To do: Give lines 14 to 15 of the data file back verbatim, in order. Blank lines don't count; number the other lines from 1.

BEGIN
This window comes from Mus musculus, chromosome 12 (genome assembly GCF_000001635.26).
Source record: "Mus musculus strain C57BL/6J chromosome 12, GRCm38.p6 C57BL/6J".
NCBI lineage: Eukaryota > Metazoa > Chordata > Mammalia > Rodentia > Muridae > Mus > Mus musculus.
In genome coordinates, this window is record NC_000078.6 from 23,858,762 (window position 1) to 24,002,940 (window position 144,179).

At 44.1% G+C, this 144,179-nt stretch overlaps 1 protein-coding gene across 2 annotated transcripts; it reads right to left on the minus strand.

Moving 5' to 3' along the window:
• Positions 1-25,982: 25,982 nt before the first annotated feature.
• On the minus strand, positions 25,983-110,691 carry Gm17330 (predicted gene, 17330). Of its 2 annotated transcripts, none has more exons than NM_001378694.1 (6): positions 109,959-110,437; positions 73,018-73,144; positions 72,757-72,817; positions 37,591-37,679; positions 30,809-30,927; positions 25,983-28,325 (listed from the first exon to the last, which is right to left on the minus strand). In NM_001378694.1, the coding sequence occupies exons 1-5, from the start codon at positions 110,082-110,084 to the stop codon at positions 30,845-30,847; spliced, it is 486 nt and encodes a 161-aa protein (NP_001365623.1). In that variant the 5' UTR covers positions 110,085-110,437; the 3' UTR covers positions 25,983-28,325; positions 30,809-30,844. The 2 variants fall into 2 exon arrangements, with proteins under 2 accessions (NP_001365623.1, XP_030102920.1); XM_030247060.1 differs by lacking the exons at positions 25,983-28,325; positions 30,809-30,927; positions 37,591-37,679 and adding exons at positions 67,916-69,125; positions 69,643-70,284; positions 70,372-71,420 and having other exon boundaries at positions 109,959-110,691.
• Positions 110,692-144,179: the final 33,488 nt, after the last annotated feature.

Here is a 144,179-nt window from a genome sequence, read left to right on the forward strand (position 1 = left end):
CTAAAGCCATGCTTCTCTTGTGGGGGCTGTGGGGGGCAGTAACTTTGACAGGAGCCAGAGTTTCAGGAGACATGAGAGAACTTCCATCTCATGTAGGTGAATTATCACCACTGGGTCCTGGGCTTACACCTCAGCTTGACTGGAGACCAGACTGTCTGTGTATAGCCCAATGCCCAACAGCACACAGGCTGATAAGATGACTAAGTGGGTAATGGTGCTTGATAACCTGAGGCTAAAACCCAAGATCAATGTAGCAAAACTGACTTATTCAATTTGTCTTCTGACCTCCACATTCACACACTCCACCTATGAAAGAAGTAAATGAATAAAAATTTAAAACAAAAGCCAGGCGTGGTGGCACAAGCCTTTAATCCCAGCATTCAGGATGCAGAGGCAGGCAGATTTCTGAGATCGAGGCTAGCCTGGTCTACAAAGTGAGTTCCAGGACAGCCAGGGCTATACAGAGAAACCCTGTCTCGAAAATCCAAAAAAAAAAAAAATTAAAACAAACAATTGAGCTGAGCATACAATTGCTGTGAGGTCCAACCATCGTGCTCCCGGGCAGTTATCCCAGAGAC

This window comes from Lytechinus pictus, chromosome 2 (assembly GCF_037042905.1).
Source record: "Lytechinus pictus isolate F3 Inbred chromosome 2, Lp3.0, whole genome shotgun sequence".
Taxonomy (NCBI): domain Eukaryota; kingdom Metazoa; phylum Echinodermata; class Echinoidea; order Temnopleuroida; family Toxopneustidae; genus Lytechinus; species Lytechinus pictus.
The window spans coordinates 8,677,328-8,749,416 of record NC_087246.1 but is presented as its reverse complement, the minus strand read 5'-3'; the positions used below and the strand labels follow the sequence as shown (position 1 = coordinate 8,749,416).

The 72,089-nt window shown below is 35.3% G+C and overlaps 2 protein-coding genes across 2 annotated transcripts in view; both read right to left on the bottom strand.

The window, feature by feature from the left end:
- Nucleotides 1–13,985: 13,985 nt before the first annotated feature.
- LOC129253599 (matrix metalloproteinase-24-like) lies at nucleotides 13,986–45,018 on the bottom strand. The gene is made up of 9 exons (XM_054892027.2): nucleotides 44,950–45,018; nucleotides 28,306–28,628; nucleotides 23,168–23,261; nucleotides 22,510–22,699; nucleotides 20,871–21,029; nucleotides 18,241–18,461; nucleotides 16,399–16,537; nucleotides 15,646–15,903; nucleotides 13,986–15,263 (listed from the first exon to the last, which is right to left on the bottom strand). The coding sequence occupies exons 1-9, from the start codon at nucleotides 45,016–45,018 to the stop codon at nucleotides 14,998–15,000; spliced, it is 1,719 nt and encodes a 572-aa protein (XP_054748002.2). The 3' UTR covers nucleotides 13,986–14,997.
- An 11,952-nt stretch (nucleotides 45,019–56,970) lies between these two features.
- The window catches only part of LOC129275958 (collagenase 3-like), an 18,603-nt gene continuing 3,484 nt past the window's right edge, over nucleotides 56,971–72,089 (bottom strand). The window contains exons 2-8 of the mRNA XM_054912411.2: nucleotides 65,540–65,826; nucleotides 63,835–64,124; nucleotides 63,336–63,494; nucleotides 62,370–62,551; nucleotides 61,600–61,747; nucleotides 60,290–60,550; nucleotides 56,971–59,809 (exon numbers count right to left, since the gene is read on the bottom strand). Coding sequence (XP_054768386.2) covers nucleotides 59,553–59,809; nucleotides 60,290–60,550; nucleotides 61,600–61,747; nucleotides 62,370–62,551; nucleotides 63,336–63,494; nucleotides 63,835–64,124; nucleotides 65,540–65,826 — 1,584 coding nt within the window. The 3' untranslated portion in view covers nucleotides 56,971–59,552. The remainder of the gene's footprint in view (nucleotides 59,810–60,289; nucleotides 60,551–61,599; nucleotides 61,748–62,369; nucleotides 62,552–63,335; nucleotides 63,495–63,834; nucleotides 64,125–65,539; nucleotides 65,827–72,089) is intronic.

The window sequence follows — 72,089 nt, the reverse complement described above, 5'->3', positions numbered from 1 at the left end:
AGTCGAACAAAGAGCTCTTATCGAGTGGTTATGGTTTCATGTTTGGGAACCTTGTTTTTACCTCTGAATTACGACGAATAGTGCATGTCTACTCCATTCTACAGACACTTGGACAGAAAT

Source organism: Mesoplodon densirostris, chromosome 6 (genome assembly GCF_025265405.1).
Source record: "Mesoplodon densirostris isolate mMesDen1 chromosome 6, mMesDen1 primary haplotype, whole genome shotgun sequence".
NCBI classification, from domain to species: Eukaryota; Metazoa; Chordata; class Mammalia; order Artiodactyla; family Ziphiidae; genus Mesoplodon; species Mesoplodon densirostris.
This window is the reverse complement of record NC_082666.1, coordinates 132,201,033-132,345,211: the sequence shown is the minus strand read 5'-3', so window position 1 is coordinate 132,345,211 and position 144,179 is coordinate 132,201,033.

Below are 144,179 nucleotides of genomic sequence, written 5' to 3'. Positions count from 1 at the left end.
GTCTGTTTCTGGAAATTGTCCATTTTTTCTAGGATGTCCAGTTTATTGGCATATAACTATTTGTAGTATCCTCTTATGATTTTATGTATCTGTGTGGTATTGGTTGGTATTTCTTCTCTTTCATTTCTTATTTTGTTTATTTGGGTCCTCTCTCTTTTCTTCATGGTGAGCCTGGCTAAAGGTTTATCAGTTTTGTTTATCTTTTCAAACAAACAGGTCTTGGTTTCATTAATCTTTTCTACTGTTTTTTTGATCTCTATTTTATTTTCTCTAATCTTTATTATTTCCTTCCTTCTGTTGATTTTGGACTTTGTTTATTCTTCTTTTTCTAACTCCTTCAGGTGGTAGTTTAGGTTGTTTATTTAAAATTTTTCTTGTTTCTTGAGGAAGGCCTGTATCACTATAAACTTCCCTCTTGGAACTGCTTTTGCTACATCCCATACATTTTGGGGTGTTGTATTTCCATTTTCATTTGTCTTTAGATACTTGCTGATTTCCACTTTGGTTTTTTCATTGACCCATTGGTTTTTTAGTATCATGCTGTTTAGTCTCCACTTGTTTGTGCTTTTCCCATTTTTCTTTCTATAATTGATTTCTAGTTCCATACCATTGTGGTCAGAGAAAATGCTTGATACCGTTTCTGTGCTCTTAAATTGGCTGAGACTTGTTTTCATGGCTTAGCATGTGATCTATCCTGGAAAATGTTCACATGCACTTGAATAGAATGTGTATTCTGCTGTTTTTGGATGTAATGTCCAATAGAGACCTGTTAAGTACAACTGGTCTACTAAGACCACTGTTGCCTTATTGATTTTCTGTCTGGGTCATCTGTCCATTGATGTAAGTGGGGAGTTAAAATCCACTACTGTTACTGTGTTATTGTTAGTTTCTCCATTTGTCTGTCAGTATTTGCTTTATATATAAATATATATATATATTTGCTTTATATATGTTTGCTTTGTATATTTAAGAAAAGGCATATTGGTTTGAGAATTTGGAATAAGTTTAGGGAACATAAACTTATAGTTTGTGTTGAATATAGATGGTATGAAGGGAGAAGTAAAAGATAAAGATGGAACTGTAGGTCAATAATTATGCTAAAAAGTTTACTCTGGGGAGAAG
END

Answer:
Taxonomy (NCBI): domain Eukaryota; kingdom Metazoa; phylum Echinodermata; class Echinoidea; order Temnopleuroida; family Toxopneustidae; genus Lytechinus; species Lytechinus pictus.
The window spans coordinates 8,677,328-8,749,416 of record NC_087246.1 but is presented as its reverse complement, the minus strand read 5'-3'; the positions used below and the strand labels follow the sequence as shown (position 1 = coordinate 8,749,416).